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Joined: 05/30/2009
Posts: 75
Hey exbiologist.

Hey I have really been trying to do my homework on my 2010 archery hunt. First of all I want to thank you for all the help . If the area I am asking about is an area you are familiar with any input or stats are appreciated . If it is an area that you hunt and dont want to answer I would understand.I am focused on the areas between stoner and rico in area 71. At what altitudes should I be focusing on in late sept. Also if I am reading the posts correctly the success rates for 70 and 71 are pretty close. I have found horses to get around that area so I am just trying to get a ball park on where I should be. I have been looking at the bear creek area and the altitudes are from 8000 to 11000 feet in the specific areas I am looking .

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Moderator
Location: Colorado
Joined: 09/19/2008
Posts: 2399
Hey exbiologist.

You know you can always just PM me Big smile
I don't have a lot of working knowledge of that area, and I don't hunt it. But I have hiked around some of the National Forests and can make some educated guesses for you.
I don't know where Bear Creek is, but that whole Taylor Mesa could be good for elk, but the road access is a little too good for my liking, and if you have horses, you may as well use them. I'd be more interested in the higher elevations below Landslip Mountain and Storm Peak in the mid 10s to low 11s in September. That or Priest Gulch. Or in the Lizard Head Wilderness in the Slate Creek or Cold Creek areas.

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Location: CASTLE ROCK COLORADO
Joined: 10/07/2008
Posts: 21
Hey exbiologist.

well its been about 5 years but there was a really good article in
rocky mountain game and fish i would try google rmgf and unit 70 71
and see if it will come up if not let me know and i can come up with the article
i know it said that one of the units was high private prop density and weather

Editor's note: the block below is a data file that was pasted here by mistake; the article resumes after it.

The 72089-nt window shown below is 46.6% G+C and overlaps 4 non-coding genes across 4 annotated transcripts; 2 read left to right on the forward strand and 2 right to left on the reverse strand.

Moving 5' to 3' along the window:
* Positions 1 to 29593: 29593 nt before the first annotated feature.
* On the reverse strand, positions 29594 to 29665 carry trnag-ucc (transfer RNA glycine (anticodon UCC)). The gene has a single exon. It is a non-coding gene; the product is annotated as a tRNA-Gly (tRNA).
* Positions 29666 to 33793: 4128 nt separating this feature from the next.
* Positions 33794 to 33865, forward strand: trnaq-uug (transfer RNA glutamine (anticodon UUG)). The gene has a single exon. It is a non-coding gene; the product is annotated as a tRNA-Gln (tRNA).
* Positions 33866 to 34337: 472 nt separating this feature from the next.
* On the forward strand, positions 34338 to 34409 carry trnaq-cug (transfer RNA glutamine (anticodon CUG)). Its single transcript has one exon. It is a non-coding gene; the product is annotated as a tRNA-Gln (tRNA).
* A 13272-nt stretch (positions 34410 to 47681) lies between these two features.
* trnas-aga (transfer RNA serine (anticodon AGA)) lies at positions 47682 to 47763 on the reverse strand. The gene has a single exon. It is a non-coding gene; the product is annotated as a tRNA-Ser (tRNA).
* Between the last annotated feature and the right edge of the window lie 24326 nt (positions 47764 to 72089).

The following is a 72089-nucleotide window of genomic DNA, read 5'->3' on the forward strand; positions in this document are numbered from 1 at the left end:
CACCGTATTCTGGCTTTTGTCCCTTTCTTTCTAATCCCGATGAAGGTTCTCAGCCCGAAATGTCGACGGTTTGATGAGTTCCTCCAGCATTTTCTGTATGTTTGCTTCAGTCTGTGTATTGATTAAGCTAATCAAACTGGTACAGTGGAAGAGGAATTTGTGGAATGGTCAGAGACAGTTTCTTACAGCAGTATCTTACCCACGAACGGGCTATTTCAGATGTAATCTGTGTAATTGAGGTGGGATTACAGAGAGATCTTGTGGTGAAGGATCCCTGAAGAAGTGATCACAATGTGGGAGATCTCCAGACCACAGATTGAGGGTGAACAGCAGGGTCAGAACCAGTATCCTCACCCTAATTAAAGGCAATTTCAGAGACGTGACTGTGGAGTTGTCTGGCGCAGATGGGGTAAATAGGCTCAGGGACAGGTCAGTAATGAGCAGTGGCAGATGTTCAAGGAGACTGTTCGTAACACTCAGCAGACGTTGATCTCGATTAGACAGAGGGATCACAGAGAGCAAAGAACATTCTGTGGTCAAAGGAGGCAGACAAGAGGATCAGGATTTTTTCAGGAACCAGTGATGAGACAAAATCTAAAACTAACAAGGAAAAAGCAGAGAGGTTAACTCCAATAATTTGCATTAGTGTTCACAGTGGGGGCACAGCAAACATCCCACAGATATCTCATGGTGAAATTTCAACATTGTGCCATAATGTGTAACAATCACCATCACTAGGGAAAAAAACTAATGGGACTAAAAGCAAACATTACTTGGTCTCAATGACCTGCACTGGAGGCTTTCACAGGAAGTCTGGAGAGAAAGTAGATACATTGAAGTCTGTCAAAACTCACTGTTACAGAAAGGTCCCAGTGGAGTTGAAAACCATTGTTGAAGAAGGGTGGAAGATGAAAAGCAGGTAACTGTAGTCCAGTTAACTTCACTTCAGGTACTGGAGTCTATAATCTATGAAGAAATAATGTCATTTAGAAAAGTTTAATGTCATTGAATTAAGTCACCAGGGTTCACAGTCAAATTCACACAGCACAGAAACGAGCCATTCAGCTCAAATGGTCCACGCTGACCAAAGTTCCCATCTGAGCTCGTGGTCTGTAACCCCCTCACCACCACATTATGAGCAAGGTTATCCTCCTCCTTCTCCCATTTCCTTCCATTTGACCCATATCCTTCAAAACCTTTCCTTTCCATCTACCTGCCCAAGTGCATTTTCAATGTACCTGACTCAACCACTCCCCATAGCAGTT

would make them move but let me know if you cant find it on the web
and ill dig it up

Offline
Location: Arkansas
Joined: 02/26/2009
Posts: 28
Hey exbiologist.

For those of you that don't know exbiologist is
the man. He furnishes info to us low landers
and asks nothing in return. I for one am thankful
that he is available to give folks like me info.
so here is a shout out for Ex once again your the
man, hope I get to meet you in person some day.

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Location: Powderhorn, Colorado
Joined: 04/07/2003
Posts: 167
Hey exbiologist.

hunt the quakies in that area, especially where it is close to small open grassy areas in the early mornings and evenings. there has always been plenty of elk in that area. good luck!

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Joined: 05/30/2009
Posts: 75
Hey exbiologist.

Hey is Quakies a specific area or is it a description of a particular type of terrain? I am not trying to sound ignorant but I am not familiar with that term . I do thank all who have responded to my posts because you are really helping me prepare for this trip.Exbio I actually would be right by priest gulch .Bear creek is just south west of there. The reason I am going with horses is not being from those elevations I think it would save a lot of wear and tear on my body. I can ride horses well enough where it will help me . I work with horses every day because I am a farrier. Now the other three guys I dont know how well they will do.I will probably drive everyone on this forum nuts with my questions but I am 1700 miles away so scouting is an impossiblity . Actually if that is all I get done on the first hunt that is ok. I could always come back the following year... God willing.

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Moderator
Location: Colorado
Joined: 09/19/2008
Posts: 2399
Hey exbiologist.

Quakies is more like slang for a type of vegetation. It means aspen, more specifically quaking aspen or trembling aspen, which are both names for the same species of aspen common throughout the west, only slightly different than the eastern varieties like bigtooth aspen. You might also know aspen by another term, depending on where you're from. In the upper northwest still call it popple. All of which isn't far off from the scientific name, populus tremuloides

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